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Dubai construction attracts increased foreign investment as United Arab Emirates predict 20% growth in 2014

Out-Law News | 01 Apr 2014 | 3:39 pm | 1 min. read

The United Arab Emirates (UAE) is expecting a 20% increase in foreign direct investment (FDI) in 2014, much of it in the construction sector, the Financial Times reports.

The UAE is forecasting $14.4 billion FDI this year, compared to $12 billion in 2013. If the figure is achieved it would be equivalent to more than three times the amount of FDI the federation experiences in 2009, when the UAE economic crisis was at its peak, and return FDI to its pre-crisis peak, achieved in 2007.

Economists believe that the construction sector is leading the boom in Dubai, where up to 70% of FDI can be attributed to real estate investment, according to the Financial Times. The increased interest in this sector is also reviving projects which stalled amid the UAE economic crisis. The construction sector is expected to enjoy a further boost as Dubai seeks to double its hotel capacity ahead of hosting the World Expo exhibition in 2020.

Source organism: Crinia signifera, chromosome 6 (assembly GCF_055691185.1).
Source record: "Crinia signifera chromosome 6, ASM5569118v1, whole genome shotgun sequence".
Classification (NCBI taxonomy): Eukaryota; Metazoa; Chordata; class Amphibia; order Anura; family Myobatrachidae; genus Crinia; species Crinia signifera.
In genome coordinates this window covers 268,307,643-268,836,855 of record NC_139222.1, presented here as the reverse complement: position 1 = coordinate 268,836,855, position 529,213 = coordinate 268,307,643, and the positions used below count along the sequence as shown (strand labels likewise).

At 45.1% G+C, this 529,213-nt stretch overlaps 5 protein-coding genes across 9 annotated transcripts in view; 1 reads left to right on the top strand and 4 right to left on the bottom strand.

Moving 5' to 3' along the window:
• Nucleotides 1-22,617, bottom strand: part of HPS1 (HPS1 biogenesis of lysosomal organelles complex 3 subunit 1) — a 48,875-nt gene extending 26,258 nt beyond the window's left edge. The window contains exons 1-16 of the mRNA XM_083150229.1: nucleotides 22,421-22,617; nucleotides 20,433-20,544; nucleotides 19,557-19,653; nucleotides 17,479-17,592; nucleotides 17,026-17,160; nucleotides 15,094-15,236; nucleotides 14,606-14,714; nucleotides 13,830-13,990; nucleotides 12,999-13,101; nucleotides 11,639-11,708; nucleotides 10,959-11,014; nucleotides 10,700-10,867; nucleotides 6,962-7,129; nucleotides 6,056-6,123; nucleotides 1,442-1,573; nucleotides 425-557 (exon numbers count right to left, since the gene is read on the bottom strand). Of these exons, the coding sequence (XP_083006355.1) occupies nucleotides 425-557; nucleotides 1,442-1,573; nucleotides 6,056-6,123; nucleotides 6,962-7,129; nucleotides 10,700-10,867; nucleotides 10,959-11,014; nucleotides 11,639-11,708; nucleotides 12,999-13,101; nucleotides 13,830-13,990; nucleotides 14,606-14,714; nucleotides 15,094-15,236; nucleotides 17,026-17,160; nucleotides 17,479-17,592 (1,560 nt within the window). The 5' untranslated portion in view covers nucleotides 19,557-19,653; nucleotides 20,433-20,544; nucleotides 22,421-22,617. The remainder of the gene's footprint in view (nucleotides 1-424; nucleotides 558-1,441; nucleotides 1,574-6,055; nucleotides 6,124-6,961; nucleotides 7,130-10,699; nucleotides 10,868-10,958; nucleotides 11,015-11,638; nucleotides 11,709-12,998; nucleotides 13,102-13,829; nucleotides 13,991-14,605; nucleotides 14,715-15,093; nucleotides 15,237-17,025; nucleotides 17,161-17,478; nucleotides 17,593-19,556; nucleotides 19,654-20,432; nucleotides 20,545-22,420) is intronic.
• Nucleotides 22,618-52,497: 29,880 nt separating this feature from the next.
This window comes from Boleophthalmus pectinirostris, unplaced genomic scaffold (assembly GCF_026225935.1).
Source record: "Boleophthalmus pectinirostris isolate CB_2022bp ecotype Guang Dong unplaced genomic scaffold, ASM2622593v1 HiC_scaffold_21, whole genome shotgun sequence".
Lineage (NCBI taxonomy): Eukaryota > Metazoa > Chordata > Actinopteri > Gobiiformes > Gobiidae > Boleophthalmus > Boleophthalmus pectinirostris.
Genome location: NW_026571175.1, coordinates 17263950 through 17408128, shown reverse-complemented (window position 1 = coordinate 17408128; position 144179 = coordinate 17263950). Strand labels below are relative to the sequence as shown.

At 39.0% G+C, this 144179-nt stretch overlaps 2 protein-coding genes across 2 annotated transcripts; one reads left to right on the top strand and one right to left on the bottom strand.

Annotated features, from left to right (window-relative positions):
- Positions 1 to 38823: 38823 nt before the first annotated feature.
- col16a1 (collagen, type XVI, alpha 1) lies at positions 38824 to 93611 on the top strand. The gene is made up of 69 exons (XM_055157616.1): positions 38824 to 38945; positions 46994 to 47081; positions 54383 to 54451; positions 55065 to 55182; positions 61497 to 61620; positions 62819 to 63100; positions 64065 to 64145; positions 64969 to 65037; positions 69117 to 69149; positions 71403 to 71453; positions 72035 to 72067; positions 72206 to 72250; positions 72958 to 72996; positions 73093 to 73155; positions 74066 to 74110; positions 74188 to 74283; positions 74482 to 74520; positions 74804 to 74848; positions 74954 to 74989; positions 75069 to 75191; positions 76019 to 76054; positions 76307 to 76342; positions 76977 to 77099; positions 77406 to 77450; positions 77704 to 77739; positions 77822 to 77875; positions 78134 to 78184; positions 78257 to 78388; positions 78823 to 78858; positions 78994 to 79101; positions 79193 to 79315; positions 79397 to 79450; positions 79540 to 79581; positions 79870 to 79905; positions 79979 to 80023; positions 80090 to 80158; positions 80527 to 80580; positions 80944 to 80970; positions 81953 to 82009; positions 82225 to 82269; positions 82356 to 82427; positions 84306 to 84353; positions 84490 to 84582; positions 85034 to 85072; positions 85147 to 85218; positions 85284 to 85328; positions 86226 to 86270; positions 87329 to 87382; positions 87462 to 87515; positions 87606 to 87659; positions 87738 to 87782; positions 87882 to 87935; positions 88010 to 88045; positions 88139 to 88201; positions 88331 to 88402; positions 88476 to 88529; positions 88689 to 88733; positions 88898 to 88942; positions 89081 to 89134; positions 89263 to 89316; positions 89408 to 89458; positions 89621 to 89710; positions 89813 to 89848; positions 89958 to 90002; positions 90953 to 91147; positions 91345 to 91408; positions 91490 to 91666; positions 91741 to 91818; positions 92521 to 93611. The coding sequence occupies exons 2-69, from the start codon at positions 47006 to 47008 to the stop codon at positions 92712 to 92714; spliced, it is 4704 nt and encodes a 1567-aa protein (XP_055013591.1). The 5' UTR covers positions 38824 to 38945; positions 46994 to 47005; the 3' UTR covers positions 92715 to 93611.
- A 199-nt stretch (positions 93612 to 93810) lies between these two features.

However analysts believe that the broader economy is "thriving", in Dubai, with emerging markets also investing in the emirate. Dubai, along with other Gulf nations, is enjoying increasing investment from Asian markets. Chinese businesses in particular are choosing the emirate to establish regional basis in the Middle East. Consultant Nasser Saidi, former chief economist at the Dubai International Financial Centre, told the newspaper: "That is the most significant change: east is moving west. Developed market investment into developing markets is being replaced by emerging markets going into other emerging markets.”

Iran's improving diplomatic relations with the international community following progress on its nuclear programme are also expected to benefit Dubai. Some analysts are predicting that should long-standing trade sanctions against Iran be eased, Dubai will become an attractive base for businesses hoping to start trading with Iran, said the Financial Times.